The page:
CEPR - Center for Economic and Policy Research


En Español

Em Português

Other Languages

Home Publications Blogs Beat the Press Dependency Ratios Poised to Plummet In Next Two Decades

Dependency Ratios Poised to Plummet In Next Two Decades

Monday, 14 June 2010 16:30

There is something incredibly otherworldly about current economic policy debates. We are sitting here with almost 10 percent of our workforce unemployed. Let's repeat that so even a policy wonk can understand it: almost 10 percent of the workforce is unemployed. That means people with the skills and desire to work cannot find jobs. The problem is too few jobs, too much supply  of labor, got it?

Nonetheless, there is now a national fixation on the problems of an aging population. The story is that we will have too few workers to support too many retirees. That's a problem of too little labor.

At a time when we have the greatest oversupply of labor since the Great Depression, we are now supposed to be terrified that in a few very short years we will not have enough labor. Is that possible?

Not if we know arithmetic. The NYT gave us a little glimpse of this horror story in its Economix blog today. It showed that the ratio of dependents (defined as people over 64 or under 20) to working age people (those between the ages of 20 and 64) is supposed to rise from 0.67 today to 0.74 in 2020, and 0.83 in 2030; pretty scary, right?

Well suppose we defined a slightly different dependency ratio. This will be the ratio of people who are not working to the people who are. The idea being that people who are working must support the people who are not, regardless of their age.

In 2010, this ratio stands at 1.22. We have 139.4 million people working and 170.1 million not working. However, if we assume that we get back to near full employment and the labor force grows as the Congressional Budget Office projects and population grows as the Census Department projects, this dependency ratio will have fallen to 1.05 in 2020 and then rise to 1.07 by 2030. So, are we scared yet?



Comments (5)Add Comment
written by izzatzo, June 14, 2010 8:12
At a time when we have the greatest oversupply of labor since the Great Depression, we are now supposed to be terrified that in a few very short years we will not have enough labor. Is that possible?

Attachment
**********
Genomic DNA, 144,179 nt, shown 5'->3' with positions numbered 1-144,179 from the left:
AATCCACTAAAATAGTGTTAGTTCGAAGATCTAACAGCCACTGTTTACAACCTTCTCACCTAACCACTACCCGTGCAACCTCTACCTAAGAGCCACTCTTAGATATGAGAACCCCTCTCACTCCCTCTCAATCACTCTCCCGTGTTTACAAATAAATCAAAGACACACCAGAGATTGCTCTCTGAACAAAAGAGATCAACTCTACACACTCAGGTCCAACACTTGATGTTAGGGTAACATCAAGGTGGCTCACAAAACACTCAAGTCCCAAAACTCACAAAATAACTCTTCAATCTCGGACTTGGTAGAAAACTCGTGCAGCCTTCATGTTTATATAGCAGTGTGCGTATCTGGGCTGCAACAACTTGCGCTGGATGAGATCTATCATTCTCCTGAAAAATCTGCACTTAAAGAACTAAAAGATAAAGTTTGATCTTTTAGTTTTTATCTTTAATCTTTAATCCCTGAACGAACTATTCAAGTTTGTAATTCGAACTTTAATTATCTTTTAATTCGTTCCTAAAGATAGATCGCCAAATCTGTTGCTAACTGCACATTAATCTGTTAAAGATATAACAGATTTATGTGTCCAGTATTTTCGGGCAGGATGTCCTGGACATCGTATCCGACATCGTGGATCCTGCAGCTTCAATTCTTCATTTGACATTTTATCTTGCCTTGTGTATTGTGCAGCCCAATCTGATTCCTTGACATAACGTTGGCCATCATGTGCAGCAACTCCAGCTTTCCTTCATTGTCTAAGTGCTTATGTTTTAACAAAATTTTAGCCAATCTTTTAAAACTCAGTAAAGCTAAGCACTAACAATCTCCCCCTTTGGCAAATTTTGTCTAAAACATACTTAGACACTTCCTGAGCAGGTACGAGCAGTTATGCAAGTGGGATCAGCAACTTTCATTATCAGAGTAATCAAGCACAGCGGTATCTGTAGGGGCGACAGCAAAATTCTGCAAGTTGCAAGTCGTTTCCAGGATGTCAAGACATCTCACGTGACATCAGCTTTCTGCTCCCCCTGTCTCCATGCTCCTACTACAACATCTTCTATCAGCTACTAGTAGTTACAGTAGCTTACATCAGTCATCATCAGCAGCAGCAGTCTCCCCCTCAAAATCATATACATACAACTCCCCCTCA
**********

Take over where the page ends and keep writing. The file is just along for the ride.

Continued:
This is the new deficit hawk economic theory known as Dark Labor Gravity Waves, which explains how the supply of labor expands and contracts at the same time. While seeming to expand like the universe, labor no longer expands at a decreasing rate and like Social Security, has entered the Black Hole of No Return to contract at an increasing rate.

This explains how sophisticated chants by Teabaggers can hold seeming conflicts when addressing complex subjects like a jobless recovery, such as, "Don't Just Do Something, Stand There."
You bet I'm scared!
written by Sandwichman, June 14, 2010 8:38
It's always more comforting to be frightened about some unprecedented future scenario that to think about the lack of integrity of the folks who tell us what we should be afraid of. Even scarier to think that if there ever was such a labor shortage, wages would go up (not to mention increases in productivity likely to occur between now and 2030).

Speaking of productivity... why is it that "in view of the virtual unanimity of opinion among economists as to the general shape of the relationship between hours and output, that the effect of hours shortening has received so little attention in published projections"?

Some dependents are more equal than others
written by Tom, June 14, 2010 11:12
Dean, your numerical analysis ignores the key social factor. Unemployed dependents are good because they increase the supply of labor, lowering wages and helping the social position of the dominant class. Retired dependents are bad because they decrease the supply of labor, increasing wages and decreasing the social position of the dominant class.
Your graph is inadequate
written by Erik L, June 15, 2010 8:10
There is not enough information in your graph to tell. First it uses the common but misleading practice of showing only a portion of the Y axis. The lowest number you show is .95; the highest is 1.25. Second, you only show 3 years and the first is chosen with extremely high unemployment.

It would help your readers to see the full y axis and also ratios for many more years.
Same old, same old
written by FoonTheElder, June 21, 2010 12:16
For business and their media puppets, there has supposedly been a shortage of labor for over 30 years. I can't tell you how tired I am of hearing it.

There's just never enough highly skilled people who are willing to work for below market wages. So, business has to import cheap laborers or outsouce them in their race to the bottom of the wage scale. The shortage is of people willing to be jerked over by employers.

Write comment

(Only one link allowed per comment)

This content has been locked. You can no longer post any comments.


Support this blog, donate
Combined Federal Campaign #79613

About Beat the Press

Dean Baker is co-director of the Center for Economic and Policy Research in Washington, D.C. He is the author of several books, his latest being The End of Loser Liberalism: Making Markets Progressive. Read more about Dean.